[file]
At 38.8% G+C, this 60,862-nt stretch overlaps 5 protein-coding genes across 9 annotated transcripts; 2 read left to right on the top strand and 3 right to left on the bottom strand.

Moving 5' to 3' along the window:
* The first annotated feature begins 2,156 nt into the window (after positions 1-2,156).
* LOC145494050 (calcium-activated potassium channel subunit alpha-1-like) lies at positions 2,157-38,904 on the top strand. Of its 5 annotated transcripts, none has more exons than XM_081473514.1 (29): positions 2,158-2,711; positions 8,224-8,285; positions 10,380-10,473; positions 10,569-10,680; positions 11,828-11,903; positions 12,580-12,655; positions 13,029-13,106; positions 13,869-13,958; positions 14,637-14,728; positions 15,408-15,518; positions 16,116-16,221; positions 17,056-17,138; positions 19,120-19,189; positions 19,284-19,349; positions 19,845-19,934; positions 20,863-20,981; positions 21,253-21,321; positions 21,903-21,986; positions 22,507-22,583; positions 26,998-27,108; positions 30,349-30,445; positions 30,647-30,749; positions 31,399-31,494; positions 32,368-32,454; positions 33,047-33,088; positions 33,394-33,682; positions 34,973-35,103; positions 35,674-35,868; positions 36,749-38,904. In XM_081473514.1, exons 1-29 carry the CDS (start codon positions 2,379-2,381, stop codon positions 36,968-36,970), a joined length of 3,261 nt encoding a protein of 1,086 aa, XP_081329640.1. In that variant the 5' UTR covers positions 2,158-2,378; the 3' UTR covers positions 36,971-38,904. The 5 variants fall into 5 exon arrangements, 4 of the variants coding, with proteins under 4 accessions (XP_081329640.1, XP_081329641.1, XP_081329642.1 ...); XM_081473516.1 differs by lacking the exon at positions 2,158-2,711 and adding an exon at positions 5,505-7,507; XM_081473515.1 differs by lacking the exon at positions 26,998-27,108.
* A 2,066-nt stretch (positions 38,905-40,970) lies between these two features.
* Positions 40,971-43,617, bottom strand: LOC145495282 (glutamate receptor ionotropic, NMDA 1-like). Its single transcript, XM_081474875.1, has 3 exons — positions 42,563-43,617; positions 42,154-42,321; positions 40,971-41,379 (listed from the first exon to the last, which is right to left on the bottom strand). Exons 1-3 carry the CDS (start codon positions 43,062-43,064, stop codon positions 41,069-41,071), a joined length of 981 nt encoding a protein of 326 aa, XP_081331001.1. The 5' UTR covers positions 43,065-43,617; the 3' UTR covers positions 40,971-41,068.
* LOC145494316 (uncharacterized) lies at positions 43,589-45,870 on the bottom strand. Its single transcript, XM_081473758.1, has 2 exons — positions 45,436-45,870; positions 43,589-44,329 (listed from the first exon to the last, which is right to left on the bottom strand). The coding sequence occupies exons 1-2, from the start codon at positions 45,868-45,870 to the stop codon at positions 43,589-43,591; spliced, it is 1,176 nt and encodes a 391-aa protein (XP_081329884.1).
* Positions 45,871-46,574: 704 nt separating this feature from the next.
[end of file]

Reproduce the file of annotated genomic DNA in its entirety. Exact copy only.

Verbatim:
At 38.8% G+C, this 60,862-nt stretch overlaps 5 protein-coding genes across 9 annotated transcripts; 2 read left to right on the top strand and 3 right to left on the bottom strand.

Moving 5' to 3' along the window:
* The first annotated feature begins 2,156 nt into the window (after positions 1-2,156).
* LOC145494050 (calcium-activated potassium channel subunit alpha-1-like) lies at positions 2,157-38,904 on the top strand. Of its 5 annotated transcripts, none has more exons than XM_081473514.1 (29): positions 2,158-2,711; positions 8,224-8,285; positions 10,380-10,473; positions 10,569-10,680; positions 11,828-11,903; positions 12,580-12,655; positions 13,029-13,106; positions 13,869-13,958; positions 14,637-14,728; positions 15,408-15,518; positions 16,116-16,221; positions 17,056-17,138; positions 19,120-19,189; positions 19,284-19,349; positions 19,845-19,934; positions 20,863-20,981; positions 21,253-21,321; positions 21,903-21,986; positions 22,507-22,583; positions 26,998-27,108; positions 30,349-30,445; positions 30,647-30,749; positions 31,399-31,494; positions 32,368-32,454; positions 33,047-33,088; positions 33,394-33,682; positions 34,973-35,103; positions 35,674-35,868; positions 36,749-38,904. In XM_081473514.1, exons 1-29 carry the CDS (start codon positions 2,379-2,381, stop codon positions 36,968-36,970), a joined length of 3,261 nt encoding a protein of 1,086 aa, XP_081329640.1. In that variant the 5' UTR covers positions 2,158-2,378; the 3' UTR covers positions 36,971-38,904. The 5 variants fall into 5 exon arrangements, 4 of the variants coding, with proteins under 4 accessions (XP_081329640.1, XP_081329641.1, XP_081329642.1 ...); XM_081473516.1 differs by lacking the exon at positions 2,158-2,711 and adding an exon at positions 5,505-7,507; XM_081473515.1 differs by lacking the exon at positions 26,998-27,108.
* A 2,066-nt stretch (positions 38,905-40,970) lies between these two features.
* Positions 40,971-43,617, bottom strand: LOC145495282 (glutamate receptor ionotropic, NMDA 1-like). Its single transcript, XM_081474875.1, has 3 exons — positions 42,563-43,617; positions 42,154-42,321; positions 40,971-41,379 (listed from the first exon to the last, which is right to left on the bottom strand). Exons 1-3 carry the CDS (start codon positions 43,062-43,064, stop codon positions 41,069-41,071), a joined length of 981 nt encoding a protein of 326 aa, XP_081331001.1. The 5' UTR covers positions 43,065-43,617; the 3' UTR covers positions 40,971-41,068.
* LOC145494316 (uncharacterized) lies at positions 43,589-45,870 on the bottom strand. Its single transcript, XM_081473758.1, has 2 exons — positions 45,436-45,870; positions 43,589-44,329 (listed from the first exon to the last, which is right to left on the bottom strand). The coding sequence occupies exons 1-2, from the start codon at positions 45,868-45,870 to the stop codon at positions 43,589-43,591; spliced, it is 1,176 nt and encodes a 391-aa protein (XP_081329884.1).
* Positions 45,871-46,574: 704 nt separating this feature from the next.